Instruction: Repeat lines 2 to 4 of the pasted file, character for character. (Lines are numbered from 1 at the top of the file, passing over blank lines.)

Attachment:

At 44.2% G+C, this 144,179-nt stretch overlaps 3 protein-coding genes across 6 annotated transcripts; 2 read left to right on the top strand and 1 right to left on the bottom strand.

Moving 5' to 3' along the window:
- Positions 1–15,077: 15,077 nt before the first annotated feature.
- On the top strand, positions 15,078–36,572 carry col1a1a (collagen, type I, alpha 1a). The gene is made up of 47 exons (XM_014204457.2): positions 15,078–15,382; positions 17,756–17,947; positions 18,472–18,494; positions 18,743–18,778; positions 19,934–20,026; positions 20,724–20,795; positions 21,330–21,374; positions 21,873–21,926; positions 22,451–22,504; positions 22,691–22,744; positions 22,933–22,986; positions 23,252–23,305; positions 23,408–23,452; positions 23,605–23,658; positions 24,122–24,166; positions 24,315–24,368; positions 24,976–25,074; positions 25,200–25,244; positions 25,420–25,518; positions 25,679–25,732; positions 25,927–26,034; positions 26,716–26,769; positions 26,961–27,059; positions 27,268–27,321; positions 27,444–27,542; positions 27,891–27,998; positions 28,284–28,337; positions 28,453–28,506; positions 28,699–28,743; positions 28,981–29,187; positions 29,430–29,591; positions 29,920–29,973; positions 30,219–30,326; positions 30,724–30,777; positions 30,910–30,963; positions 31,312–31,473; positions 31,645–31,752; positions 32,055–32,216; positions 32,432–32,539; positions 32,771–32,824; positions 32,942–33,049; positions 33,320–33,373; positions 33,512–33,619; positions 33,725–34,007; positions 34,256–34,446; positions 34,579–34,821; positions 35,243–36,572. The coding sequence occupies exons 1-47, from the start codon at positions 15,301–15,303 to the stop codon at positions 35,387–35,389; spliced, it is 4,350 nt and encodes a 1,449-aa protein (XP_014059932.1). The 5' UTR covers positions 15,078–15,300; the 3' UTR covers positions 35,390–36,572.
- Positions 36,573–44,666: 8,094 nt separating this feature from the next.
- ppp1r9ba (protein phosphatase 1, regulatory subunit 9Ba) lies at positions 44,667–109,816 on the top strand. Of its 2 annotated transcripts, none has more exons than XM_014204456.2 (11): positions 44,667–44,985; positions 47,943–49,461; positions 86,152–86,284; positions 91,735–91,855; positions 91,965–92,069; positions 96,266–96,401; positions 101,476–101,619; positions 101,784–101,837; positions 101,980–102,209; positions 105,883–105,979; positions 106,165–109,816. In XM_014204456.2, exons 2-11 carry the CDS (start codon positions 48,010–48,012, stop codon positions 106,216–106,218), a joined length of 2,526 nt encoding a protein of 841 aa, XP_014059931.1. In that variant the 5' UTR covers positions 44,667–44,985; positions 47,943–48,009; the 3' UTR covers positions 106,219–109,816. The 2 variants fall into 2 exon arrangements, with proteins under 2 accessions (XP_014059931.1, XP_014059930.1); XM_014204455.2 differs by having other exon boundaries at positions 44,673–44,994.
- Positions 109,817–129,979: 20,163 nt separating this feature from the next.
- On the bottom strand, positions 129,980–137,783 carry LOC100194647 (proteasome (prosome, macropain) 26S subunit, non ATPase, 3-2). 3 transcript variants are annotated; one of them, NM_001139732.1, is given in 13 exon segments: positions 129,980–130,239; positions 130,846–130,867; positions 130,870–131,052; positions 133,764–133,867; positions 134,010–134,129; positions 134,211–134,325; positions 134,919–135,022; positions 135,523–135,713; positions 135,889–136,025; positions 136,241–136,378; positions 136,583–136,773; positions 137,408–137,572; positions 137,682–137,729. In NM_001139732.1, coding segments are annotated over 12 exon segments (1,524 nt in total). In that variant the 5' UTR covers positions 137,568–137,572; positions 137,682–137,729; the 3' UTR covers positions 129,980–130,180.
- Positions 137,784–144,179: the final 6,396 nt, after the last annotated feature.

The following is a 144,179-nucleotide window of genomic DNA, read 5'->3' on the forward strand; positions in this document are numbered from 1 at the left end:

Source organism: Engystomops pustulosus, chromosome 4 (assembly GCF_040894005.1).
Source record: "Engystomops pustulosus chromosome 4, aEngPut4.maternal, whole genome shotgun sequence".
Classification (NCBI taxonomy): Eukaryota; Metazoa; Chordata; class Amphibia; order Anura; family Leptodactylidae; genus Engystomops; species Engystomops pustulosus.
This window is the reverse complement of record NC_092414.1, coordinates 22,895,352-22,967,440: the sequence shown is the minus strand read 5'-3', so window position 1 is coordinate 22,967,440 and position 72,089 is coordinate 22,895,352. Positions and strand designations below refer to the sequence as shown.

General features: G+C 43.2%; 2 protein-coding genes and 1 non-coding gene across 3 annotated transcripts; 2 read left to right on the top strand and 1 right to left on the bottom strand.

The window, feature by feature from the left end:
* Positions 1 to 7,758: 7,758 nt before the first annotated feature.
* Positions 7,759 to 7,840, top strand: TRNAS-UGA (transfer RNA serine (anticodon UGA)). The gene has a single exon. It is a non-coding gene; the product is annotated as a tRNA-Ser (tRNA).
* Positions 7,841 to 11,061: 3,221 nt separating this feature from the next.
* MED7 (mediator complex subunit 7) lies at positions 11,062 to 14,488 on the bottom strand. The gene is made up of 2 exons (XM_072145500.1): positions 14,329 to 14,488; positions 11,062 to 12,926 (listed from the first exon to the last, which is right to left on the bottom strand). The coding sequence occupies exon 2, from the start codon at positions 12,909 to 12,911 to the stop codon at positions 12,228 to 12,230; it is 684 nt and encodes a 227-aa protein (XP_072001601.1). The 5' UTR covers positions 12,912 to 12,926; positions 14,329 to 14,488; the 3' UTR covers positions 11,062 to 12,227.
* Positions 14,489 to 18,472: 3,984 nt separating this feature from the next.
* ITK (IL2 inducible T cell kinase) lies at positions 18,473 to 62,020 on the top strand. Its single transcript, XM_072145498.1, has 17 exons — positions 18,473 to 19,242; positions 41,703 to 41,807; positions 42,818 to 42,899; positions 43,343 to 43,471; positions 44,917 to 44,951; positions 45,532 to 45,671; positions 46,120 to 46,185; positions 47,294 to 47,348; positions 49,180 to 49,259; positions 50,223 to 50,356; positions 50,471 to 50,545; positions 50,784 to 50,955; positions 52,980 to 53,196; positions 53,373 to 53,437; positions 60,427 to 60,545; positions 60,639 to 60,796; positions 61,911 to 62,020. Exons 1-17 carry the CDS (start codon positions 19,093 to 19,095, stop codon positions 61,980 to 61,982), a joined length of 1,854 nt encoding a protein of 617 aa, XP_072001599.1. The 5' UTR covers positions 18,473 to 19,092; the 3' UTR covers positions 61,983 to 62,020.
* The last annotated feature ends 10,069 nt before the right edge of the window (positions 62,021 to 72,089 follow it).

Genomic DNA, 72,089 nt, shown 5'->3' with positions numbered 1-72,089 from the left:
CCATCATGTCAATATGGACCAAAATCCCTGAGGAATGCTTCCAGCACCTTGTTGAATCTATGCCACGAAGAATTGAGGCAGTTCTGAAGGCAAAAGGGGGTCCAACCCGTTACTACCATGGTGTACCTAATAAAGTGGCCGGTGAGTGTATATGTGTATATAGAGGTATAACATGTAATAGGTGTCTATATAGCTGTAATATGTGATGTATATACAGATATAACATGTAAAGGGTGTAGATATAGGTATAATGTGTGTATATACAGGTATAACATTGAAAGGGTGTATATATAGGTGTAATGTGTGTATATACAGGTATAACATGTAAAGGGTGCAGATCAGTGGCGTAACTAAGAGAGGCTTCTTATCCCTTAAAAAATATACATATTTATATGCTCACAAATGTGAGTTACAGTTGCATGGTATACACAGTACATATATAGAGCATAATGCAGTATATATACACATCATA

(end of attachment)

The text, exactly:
Moving 5' to 3' along the window:
- Positions 1–15,077: 15,077 nt before the first annotated feature.
- On the top strand, positions 15,078–36,572 carry col1a1a (collagen, type I, alpha 1a). The gene is made up of 47 exons (XM_014204457.2): positions 15,078–15,382; positions 17,756–17,947; positions 18,472–18,494; positions 18,743–18,778; positions 19,934–20,026; positions 20,724–20,795; positions 21,330–21,374; positions 21,873–21,926; positions 22,451–22,504; positions 22,691–22,744; positions 22,933–22,986; positions 23,252–23,305; positions 23,408–23,452; positions 23,605–23,658; positions 24,122–24,166; positions 24,315–24,368; positions 24,976–25,074; positions 25,200–25,244; positions 25,420–25,518; positions 25,679–25,732; positions 25,927–26,034; positions 26,716–26,769; positions 26,961–27,059; positions 27,268–27,321; positions 27,444–27,542; positions 27,891–27,998; positions 28,284–28,337; positions 28,453–28,506; positions 28,699–28,743; positions 28,981–29,187; positions 29,430–29,591; positions 29,920–29,973; positions 30,219–30,326; positions 30,724–30,777; positions 30,910–30,963; positions 31,312–31,473; positions 31,645–31,752; positions 32,055–32,216; positions 32,432–32,539; positions 32,771–32,824; positions 32,942–33,049; positions 33,320–33,373; positions 33,512–33,619; positions 33,725–34,007; positions 34,256–34,446; positions 34,579–34,821; positions 35,243–36,572. The coding sequence occupies exons 1-47, from the start codon at positions 15,301–15,303 to the stop codon at positions 35,387–35,389; spliced, it is 4,350 nt and encodes a 1,449-aa protein (XP_014059932.1). The 5' UTR covers positions 15,078–15,300; the 3' UTR covers positions 35,390–36,572.